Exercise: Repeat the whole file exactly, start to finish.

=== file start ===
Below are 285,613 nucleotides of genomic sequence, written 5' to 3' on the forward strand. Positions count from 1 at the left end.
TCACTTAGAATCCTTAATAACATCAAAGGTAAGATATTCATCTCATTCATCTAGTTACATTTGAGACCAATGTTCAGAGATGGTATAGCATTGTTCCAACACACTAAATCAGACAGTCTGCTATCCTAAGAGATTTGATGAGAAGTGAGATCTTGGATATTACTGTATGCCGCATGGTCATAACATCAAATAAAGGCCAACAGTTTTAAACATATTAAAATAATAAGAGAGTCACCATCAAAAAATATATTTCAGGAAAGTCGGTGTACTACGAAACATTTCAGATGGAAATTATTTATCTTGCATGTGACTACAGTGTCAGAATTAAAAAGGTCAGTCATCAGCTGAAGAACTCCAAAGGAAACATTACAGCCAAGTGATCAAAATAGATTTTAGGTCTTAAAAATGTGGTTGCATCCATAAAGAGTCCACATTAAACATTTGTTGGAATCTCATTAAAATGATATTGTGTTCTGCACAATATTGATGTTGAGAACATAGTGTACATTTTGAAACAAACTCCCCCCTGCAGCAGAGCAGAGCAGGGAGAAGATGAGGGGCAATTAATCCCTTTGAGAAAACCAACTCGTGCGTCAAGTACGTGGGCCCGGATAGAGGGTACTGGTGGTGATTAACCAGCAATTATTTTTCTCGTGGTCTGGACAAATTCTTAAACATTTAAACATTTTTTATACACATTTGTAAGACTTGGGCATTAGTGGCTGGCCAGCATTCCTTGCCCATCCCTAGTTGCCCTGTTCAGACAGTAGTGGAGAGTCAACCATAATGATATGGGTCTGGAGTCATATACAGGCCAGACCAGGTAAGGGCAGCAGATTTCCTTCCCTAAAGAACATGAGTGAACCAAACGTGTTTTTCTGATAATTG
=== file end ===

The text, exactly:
Below are 285,613 nucleotides of genomic sequence, written 5' to 3' on the forward strand. Positions count from 1 at the left end.
TCACTTAGAATCCTTAATAACATCAAAGGTAAGATATTCATCTCATTCATCTAGTTACATTTGAGACCAATGTTCAGAGATGGTATAGCATTGTTCCAACACACTAAATCAGACAGTCTGCTATCCTAAGAGATTTGATGAGAAGTGAGATCTTGGATATTACTGTATGCCGCATGGTCATAACATCAAATAAAGGCCAACAGTTTTAAACATATTAAAATAATAAGAGAGTCACCATCAAAAAATATATTTCAGGAAAGTCGGTGTACTACGAAACATTTCAGATGGAAATTATTTATCTTGCATGTGACTACAGTGTCAGAATTAAAAAGGTCAGTCATCAGCTGAAGAACTCCAAAGGAAACATTACAGCCAAGTGATCAAAATAGATTTTAGGTCTTAAAAATGTGGTTGCATCCATAAAGAGTCCACATTAAACATTTGTTGGAATCTCATTAAAATGATATTGTGTTCTGCACAATATTGATGTTGAGAACATAGTGTACATTTTGAAACAAACTCCCCCCTGCAGCAGAGCAGAGCAGGGAGAAGATGAGGGGCAATTAATCCCTTTGAGAAAACCAACTCGTGCGTCAAGTACGTGGGCCCGGATAGAGGGTACTGGTGGTGATTAACCAGCAATTATTTTTCTCGTGGTCTGGACAAATTCTTAAACATTTAAACATTTTTTATACACATTTGTAAGACTTGGGCATTAGTGGCTGGCCAGCATTCCTTGCCCATCCCTAGTTGCCCTGTTCAGACAGTAGTGGAGAGTCAACCATAATGATATGGGTCTGGAGTCATATACAGGCCAGACCAGGTAAGGGCAGCAGATTTCCTTCCCTAAAGAACATGAGTGAACCAAACGTGTTTTTCTGATAATTG